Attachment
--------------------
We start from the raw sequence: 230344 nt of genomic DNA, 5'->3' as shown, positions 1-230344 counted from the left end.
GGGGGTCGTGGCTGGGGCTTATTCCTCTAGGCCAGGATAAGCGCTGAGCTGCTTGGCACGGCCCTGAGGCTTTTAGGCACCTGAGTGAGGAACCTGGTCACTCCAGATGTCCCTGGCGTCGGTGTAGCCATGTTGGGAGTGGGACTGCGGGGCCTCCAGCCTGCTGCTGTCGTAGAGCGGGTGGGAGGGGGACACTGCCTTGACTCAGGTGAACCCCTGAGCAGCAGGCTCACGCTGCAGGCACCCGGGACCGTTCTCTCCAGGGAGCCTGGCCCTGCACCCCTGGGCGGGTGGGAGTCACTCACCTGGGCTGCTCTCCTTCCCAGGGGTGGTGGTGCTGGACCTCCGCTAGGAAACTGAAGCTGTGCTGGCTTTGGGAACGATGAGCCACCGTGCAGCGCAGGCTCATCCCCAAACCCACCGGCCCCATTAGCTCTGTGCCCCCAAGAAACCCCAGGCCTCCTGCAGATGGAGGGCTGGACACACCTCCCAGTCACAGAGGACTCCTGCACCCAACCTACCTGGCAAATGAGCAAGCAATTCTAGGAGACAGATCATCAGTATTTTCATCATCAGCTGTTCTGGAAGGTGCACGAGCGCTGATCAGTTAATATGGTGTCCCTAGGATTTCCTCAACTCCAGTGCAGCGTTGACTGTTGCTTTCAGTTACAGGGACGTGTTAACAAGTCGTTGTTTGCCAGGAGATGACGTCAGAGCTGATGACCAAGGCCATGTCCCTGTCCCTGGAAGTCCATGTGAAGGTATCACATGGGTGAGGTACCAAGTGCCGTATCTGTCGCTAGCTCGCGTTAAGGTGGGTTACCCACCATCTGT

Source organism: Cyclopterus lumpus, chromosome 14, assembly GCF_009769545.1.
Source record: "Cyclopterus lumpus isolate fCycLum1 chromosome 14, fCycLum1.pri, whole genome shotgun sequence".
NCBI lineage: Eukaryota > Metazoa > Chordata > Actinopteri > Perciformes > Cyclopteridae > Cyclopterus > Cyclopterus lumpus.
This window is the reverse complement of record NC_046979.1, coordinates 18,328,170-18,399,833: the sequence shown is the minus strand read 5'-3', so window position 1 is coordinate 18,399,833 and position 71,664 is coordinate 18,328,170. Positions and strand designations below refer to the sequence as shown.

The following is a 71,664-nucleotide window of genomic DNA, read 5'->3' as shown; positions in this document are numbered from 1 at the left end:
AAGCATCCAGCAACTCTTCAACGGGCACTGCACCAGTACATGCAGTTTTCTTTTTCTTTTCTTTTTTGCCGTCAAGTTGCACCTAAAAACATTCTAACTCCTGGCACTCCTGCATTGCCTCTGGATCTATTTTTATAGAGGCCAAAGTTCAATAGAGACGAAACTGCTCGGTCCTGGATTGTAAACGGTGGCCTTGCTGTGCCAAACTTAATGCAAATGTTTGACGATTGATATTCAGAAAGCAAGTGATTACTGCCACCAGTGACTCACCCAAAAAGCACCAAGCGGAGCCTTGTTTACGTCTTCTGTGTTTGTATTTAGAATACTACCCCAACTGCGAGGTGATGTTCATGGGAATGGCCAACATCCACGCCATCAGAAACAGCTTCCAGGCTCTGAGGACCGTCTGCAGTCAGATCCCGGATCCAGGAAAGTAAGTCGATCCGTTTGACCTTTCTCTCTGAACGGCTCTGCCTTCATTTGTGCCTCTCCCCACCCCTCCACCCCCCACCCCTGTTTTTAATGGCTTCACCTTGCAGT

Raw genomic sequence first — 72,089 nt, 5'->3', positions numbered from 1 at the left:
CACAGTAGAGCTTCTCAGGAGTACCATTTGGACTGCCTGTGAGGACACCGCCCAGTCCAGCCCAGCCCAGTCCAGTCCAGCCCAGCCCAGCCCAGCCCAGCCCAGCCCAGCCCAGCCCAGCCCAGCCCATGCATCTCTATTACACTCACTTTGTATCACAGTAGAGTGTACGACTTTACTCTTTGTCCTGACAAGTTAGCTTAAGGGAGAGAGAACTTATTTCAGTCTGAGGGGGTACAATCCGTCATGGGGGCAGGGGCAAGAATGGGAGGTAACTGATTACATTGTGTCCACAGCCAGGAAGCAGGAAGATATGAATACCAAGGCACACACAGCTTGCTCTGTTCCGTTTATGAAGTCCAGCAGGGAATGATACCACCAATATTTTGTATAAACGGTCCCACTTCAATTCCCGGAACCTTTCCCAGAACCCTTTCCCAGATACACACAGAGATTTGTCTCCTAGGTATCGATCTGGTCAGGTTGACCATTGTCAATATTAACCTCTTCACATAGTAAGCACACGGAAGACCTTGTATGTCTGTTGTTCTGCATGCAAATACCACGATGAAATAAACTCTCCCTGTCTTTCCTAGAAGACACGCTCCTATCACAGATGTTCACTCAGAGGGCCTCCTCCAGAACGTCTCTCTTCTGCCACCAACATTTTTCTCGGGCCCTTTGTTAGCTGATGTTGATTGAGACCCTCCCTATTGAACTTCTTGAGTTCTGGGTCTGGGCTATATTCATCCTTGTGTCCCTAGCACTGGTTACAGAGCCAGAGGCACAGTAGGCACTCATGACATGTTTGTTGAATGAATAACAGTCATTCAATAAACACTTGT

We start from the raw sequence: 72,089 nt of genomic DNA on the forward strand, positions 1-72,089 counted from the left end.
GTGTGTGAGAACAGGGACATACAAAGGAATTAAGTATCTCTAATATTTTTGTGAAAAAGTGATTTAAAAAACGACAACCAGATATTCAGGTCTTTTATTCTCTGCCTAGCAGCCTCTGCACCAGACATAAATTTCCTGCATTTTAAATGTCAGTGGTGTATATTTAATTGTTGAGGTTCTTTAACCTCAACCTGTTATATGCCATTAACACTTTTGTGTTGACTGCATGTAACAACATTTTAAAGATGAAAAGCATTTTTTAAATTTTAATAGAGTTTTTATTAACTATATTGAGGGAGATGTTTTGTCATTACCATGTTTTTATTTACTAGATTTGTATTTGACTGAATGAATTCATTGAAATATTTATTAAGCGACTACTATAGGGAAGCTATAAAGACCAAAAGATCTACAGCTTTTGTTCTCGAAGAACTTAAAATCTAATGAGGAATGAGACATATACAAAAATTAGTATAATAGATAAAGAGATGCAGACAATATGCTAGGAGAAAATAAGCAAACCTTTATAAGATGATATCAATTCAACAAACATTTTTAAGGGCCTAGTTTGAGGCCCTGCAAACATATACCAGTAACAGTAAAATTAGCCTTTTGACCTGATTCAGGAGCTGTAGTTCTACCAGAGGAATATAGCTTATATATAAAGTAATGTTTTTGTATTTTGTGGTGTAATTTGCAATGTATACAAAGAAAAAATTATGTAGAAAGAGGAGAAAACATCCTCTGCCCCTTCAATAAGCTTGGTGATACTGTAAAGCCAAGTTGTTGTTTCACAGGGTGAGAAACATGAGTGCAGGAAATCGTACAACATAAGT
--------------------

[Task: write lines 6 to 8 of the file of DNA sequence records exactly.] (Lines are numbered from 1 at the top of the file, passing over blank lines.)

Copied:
This window is the reverse complement of record NC_046979.1, coordinates 18,328,170-18,399,833: the sequence shown is the minus strand read 5'-3', so window position 1 is coordinate 18,399,833 and position 71,664 is coordinate 18,328,170. Positions and strand designations below refer to the sequence as shown.

The following is a 71,664-nucleotide window of genomic DNA, read 5'->3' as shown; positions in this document are numbered from 1 at the left end:
AAGCATCCAGCAACTCTTCAACGGGCACTGCACCAGTACATGCAGTTTTCTTTTTCTTTTCTTTTTTGCCGTCAAGTTGCACCTAAAAACATTCTAACTCCTGGCACTCCTGCATTGCCTCTGGATCTATTTTTATAGAGGCCAAAGTTCAATAGAGACGAAACTGCTCGGTCCTGGATTGTAAACGGTGGCCTTGCTGTGCCAAACTTAATGCAAATGTTTGACGATTGATATTCAGAAAGCAAGTGATTACTGCCACCAGTGACTCACCCAAAAAGCACCAAGCGGAGCCTTGTTTACGTCTTCTGTGTTTGTATTTAGAATACTACCCCAACTGCGAGGTGATGTTCATGGGAATGGCCAACATCCACGCCATCAGAAACAGCTTCCAGGCTCTGAGGACCGTCTGCAGTCAGATCCCGGATCCAGGAAAGTAAGTCGATCCGTTTGACCTTTCTCTCTGAACGGCTCTGCCTTCATTTGTGCCTCTCCCCACCCCTCCACCCCCCACCCCTGTTTTTAATGGCTTCACCTTGCAGT